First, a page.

This new version of the decree is said to be explicitly aimed towards a simplification of the existing norms and an augmentation of citizen rights. However the result is a huge step backwards for transparency and open data. Let’s see why. First, there is no attempt at introducing a true Freedom of Information Act (FOIA)-like legislation. Second, open data is ditched with the abolition of article 18 of the D. L. n. 83/2012, the so called “Decreto Sviluppo”, that was the most revolutionary and effective way to pursue transparency for expenditure data.

But there is more bad news. The Italian Data Protection Authority, who advised on the proposed changes, asked for even more pejorative steps further away from open data, for example prohibiting indexing and spidering by web search engines, making a mockery of any claim of “transparency”.

The Cabinet has been in a hurry to approve this decree before the coming elections – in such a hurry that they have forgotten to be transparent in the process! There has been no consultation on any level, either with other administrative bodies or with citizens and organizations dealing with transparency. This is rather the opposite of open and collaborative government – and it gets worse. The final text was approved without even being on the cabinet agenda: paradoxically for a norm on “transparency”, citizens had no idea that the decree was going to be passed.

Italy has been a member of the Open Government Partnership for more than a year, even hosting an international meeting just two months ago. Yet it seems public consultation and transparency need not feature in the political life of an OGP country.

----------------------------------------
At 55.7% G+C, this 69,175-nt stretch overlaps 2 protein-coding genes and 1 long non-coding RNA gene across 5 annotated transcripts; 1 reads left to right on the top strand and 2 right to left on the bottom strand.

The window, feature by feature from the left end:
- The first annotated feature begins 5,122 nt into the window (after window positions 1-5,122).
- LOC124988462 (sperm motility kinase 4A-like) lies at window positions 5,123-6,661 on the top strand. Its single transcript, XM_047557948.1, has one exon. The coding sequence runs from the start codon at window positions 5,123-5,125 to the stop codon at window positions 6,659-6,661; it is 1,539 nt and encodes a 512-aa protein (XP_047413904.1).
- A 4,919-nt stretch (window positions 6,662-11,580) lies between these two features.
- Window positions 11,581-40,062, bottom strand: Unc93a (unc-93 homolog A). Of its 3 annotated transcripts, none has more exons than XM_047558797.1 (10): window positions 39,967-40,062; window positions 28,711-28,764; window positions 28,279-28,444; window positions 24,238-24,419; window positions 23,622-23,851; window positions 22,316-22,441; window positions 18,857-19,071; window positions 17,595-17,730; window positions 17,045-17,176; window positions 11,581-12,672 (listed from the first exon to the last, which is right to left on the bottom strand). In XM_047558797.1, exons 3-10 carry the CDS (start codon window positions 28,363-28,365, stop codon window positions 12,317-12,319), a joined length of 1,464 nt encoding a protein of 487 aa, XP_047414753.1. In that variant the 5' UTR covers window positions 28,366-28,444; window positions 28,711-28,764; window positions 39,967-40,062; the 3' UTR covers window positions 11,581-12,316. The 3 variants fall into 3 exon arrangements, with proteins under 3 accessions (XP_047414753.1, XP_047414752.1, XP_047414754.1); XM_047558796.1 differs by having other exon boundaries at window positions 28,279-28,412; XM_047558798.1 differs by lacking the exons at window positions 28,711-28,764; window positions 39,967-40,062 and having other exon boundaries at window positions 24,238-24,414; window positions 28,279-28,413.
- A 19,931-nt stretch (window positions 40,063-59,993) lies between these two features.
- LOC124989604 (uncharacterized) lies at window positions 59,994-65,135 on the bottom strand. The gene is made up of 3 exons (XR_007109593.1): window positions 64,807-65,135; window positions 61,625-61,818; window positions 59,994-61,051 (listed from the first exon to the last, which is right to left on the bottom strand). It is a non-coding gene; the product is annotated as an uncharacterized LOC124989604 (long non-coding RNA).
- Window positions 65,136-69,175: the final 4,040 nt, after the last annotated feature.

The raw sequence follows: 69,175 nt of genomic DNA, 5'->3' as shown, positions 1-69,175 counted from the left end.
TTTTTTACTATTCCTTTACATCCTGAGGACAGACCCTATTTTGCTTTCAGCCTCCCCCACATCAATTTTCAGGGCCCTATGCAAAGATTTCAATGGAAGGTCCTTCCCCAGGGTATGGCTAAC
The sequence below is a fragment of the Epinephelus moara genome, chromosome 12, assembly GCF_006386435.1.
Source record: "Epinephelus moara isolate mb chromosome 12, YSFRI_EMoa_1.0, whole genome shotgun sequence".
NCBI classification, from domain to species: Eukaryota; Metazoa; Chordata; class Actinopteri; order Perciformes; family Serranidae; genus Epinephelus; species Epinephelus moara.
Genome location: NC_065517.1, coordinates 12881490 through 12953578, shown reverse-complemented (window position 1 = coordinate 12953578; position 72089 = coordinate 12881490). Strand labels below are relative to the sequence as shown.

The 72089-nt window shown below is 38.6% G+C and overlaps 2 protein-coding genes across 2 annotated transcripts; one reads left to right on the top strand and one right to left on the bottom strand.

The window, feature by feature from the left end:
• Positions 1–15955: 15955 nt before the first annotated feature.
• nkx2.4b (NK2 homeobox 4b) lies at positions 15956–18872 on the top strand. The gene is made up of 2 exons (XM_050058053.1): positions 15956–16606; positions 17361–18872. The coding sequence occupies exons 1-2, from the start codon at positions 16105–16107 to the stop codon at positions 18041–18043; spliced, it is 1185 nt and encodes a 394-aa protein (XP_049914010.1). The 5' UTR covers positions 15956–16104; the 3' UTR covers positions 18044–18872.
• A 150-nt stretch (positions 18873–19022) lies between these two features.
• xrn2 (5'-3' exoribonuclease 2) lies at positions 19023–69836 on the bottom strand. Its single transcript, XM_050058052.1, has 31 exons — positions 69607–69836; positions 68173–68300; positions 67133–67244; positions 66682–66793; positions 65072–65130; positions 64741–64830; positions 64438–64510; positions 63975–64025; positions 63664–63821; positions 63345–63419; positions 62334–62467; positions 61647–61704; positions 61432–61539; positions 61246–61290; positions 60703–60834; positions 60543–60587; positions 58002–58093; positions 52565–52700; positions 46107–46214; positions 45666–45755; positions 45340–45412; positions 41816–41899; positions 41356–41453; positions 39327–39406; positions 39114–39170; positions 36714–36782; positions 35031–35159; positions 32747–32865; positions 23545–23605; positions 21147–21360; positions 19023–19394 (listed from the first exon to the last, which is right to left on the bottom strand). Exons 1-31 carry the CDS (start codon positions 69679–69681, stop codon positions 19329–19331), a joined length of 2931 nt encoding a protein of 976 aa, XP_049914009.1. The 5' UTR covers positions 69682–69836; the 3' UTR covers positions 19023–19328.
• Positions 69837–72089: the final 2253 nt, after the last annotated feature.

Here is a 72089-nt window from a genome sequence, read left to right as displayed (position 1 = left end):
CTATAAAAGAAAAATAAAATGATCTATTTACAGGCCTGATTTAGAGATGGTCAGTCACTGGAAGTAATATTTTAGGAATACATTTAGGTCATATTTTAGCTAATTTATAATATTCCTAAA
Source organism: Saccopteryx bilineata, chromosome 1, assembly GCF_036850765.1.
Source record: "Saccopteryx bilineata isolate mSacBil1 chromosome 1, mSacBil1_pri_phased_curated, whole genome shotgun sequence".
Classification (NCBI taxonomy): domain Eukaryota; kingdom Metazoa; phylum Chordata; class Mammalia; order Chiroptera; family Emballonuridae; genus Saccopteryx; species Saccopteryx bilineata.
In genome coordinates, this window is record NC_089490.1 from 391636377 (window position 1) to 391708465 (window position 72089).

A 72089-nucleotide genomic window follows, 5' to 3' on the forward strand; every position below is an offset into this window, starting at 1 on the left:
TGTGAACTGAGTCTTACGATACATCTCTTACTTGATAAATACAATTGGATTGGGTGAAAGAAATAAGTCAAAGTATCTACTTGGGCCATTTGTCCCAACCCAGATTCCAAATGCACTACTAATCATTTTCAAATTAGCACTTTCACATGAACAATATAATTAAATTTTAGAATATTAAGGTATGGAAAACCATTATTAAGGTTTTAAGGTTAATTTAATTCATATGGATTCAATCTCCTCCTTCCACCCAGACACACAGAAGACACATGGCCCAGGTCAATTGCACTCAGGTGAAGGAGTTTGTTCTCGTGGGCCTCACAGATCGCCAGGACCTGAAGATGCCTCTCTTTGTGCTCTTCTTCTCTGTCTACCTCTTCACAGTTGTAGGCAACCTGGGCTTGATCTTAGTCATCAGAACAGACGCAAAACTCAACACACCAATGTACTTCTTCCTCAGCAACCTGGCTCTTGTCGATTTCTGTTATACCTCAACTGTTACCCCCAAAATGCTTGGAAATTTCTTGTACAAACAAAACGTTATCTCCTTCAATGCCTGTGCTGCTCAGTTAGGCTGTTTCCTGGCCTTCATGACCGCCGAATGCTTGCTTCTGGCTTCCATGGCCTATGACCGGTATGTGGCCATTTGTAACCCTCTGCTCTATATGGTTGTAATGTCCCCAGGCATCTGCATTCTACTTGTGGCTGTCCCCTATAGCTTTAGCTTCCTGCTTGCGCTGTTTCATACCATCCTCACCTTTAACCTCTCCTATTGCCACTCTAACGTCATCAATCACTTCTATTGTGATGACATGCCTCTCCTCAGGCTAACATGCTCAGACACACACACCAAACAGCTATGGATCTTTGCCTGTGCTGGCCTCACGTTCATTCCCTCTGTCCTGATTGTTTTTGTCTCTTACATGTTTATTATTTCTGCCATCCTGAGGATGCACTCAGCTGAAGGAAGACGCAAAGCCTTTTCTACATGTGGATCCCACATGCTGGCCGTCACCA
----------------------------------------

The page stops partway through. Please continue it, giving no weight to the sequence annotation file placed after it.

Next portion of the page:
AgoràDigitale, FOIA.it and OpenMediaCoalition partnered to submit comments and six proposals on the proposed changes to the transparency norms. The proposals touch three main themes:

a) open data is key for transparency. All the documents whose publication is mandatory according to the decree must be open data published in open formats. Expenditure data must be available for web spiders and engines to index, because – as David Eaves put it – “if it can’t be spidered or indexed, it doesn’t exist”.

b) open budget & open spending: public spending data is the most-wanted category of data – as shown by the success of initiatives like “Era della Trasparenza” (the Transparency Age). Therefore it is necessary to make all budget and spending data open.

c) freedom of information actcitizen access: our proposal aims at obtaining a true and full freedom of information act, that is currently missing from Italian legislation and unfortunately not on the political agenda.

We launched a public campaign to support our proposals, even though no one asked for our comments. The reaction from citizens was encouraging, and confirmed that they want a government that is actually transparent. With the election last week leaving Italian politics gridlocked by a hung parliament, we hope that all parties can unite behind the centraility of open data and transparency for legitimate democractic government.